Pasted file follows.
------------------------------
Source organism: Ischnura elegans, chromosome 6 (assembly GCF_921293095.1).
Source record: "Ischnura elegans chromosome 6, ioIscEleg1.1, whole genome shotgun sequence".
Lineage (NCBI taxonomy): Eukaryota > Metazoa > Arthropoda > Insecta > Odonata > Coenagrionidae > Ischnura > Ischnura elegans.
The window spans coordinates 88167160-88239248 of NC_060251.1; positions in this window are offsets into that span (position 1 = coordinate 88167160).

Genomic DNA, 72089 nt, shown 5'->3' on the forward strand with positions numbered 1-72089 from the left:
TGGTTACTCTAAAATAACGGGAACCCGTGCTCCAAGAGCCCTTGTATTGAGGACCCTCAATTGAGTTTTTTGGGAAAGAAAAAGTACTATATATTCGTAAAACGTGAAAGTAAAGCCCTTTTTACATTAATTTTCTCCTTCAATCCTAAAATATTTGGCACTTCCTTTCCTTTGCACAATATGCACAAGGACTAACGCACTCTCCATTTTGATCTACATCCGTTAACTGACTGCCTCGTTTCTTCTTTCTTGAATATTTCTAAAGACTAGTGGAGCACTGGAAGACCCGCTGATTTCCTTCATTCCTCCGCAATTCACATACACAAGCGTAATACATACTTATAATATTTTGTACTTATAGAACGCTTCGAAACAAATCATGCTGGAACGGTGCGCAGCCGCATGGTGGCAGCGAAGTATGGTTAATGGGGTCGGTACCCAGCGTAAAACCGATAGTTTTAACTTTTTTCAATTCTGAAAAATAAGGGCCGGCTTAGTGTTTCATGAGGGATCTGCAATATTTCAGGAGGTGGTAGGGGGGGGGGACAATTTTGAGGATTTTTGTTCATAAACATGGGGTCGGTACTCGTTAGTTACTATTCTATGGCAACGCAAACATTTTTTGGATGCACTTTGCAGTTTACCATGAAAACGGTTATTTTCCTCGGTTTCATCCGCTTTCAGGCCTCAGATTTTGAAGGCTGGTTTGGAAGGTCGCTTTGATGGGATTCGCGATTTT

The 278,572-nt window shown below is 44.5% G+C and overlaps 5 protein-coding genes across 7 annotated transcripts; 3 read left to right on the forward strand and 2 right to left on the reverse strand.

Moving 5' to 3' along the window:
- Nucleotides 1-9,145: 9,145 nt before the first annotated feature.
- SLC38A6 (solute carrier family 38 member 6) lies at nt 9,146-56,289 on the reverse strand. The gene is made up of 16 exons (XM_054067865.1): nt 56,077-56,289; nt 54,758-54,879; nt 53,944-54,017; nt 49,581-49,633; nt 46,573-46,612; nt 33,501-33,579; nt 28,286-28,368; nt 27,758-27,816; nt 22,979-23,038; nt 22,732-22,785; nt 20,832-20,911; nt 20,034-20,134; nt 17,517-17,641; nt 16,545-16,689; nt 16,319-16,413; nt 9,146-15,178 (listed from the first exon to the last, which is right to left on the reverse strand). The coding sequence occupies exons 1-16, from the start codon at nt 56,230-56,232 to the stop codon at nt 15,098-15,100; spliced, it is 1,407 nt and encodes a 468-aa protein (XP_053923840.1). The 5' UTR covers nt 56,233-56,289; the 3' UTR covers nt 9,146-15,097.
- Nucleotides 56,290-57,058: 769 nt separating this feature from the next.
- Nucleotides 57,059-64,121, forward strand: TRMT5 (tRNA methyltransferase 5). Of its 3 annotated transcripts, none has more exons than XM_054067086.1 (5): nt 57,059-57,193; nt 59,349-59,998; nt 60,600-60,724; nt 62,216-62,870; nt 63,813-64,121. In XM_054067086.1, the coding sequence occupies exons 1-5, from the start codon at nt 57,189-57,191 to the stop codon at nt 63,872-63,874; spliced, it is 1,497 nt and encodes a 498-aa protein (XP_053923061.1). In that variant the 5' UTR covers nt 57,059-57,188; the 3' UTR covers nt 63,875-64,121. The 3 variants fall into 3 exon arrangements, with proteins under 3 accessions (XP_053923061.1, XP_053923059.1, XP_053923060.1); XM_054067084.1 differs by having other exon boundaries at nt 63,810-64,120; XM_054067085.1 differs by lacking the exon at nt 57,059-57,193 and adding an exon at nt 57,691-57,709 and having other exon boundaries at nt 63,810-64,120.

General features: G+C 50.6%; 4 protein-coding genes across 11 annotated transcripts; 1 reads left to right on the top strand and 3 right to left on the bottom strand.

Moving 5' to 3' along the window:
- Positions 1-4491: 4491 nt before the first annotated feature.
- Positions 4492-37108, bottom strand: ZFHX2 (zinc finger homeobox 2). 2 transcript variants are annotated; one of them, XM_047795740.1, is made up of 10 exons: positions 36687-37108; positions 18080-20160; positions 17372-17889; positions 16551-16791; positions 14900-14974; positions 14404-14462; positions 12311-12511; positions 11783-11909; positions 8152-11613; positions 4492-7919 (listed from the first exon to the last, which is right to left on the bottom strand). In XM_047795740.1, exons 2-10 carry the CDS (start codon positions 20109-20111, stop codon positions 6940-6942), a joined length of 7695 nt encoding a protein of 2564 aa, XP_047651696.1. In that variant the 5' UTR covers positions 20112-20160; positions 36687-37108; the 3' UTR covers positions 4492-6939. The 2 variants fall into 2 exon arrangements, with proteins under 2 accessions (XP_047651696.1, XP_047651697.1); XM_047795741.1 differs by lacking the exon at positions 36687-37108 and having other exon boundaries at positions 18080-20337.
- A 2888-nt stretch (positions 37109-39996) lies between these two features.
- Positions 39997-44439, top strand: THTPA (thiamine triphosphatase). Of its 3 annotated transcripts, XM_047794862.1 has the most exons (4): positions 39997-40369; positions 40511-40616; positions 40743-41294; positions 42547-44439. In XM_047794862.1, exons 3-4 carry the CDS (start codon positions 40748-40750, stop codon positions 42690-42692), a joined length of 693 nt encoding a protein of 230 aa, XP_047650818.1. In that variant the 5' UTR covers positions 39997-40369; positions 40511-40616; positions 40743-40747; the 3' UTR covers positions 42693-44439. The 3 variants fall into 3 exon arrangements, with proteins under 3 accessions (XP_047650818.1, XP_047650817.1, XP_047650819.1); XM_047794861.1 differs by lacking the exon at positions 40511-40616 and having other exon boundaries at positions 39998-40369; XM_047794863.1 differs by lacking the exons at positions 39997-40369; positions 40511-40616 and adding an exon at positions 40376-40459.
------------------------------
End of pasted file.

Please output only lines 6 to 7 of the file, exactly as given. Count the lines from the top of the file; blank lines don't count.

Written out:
TGGTTACTCTAAAATAACGGGAACCCGTGCTCCAAGAGCCCTTGTATTGAGGACCCTCAATTGAGTTTTTTGGGAAAGAAAAAGTACTATATATTCGTAAAACGTGAAAGTAAAGCCCTTTTTACATTAATTTTCTCCTTCAATCCTAAAATATTTGGCACTTCCTTTCCTTTGCACAATATGCACAAGGACTAACGCACTCTCCATTTTGATCTACATCCGTTAACTGACTGCCTCGTTTCTTCTTTCTTGAATATTTCTAAAGACTAGTGGAGCACTGGAAGACCCGCTGATTTCCTTCATTCCTCCGCAATTCACATACACAAGCGTAATACATACTTATAATATTTTGTACTTATAGAACGCTTCGAAACAAATCATGCTGGAACGGTGCGCAGCCGCATGGTGGCAGCGAAGTATGGTTAATGGGGTCGGTACCCAGCGTAAAACCGATAGTTTTAACTTTTTTCAATTCTGAAAAATAAGGGCCGGCTTAGTGTTTCATGAGGGATCTGCAATATTTCAGGAGGTGGTAGGGGGGGGGGACAATTTTGAGGATTTTTGTTCATAAACATGGGGTCGGTACTCGTTAGTTACTATTCTATGGCAACGCAAACATTTTTTGGATGCACTTTGCAGTTTACCATGAAAACGGTTATTTTCCTCGGTTTCATCCGCTTTCAGGCCTCAGATTTTGAAGGCTGGTTTGGAAGGTCGCTTTGATGGGATTCGCGATTTT

The 278,572-nt window shown below is 44.5% G+C and overlaps 5 protein-coding genes across 7 annotated transcripts; 3 read left to right on the forward strand and 2 right to left on the reverse strand.